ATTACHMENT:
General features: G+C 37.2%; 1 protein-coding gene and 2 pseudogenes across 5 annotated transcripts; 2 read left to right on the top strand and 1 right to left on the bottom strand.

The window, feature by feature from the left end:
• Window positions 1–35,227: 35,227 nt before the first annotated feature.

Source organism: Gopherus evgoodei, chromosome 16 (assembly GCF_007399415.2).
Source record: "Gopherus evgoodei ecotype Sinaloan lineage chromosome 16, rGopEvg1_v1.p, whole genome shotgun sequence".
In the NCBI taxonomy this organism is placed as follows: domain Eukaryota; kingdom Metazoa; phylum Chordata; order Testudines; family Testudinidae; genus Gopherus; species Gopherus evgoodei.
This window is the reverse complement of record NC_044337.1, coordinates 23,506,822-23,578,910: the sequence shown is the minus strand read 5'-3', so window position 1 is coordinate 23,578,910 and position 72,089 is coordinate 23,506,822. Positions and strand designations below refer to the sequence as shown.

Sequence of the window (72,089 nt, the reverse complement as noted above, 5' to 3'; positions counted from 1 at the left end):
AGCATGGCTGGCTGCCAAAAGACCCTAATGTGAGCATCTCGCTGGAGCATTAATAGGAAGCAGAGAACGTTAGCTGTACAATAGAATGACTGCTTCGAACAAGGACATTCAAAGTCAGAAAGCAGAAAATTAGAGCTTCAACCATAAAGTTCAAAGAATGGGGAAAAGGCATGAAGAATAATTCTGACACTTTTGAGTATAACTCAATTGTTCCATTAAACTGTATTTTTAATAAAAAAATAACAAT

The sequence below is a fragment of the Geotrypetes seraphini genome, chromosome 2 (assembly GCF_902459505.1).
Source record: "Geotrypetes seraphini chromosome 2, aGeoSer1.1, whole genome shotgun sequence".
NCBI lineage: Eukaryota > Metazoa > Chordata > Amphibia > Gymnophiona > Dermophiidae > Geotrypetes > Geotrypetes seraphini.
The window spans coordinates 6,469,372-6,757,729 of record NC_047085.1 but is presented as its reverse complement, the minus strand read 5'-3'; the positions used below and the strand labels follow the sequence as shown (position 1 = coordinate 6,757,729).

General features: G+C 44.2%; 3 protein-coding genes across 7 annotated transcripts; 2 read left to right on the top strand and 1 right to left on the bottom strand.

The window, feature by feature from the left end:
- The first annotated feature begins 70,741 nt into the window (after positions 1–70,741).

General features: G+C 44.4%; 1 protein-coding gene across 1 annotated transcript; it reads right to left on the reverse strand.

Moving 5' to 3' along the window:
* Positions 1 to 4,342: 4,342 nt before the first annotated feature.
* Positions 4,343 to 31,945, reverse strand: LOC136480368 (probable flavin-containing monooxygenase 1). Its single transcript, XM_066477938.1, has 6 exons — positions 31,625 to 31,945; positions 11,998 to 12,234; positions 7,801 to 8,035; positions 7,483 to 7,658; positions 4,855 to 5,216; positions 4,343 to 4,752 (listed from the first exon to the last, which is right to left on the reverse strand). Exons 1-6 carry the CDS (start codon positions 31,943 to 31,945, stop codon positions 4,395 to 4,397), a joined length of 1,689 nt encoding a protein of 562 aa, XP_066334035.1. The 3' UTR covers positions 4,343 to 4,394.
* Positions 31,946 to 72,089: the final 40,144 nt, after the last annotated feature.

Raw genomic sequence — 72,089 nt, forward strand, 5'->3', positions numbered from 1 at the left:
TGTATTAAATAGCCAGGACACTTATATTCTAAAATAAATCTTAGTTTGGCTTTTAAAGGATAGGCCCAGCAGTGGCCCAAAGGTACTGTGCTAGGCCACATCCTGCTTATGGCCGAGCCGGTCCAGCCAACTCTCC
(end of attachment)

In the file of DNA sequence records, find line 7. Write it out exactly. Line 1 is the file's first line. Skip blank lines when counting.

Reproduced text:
This window is the reverse complement of record NC_044337.1, coordinates 23,506,822-23,578,910: the sequence shown is the minus strand read 5'-3', so window position 1 is coordinate 23,578,910 and position 72,089 is coordinate 23,506,822. Positions and strand designations below refer to the sequence as shown.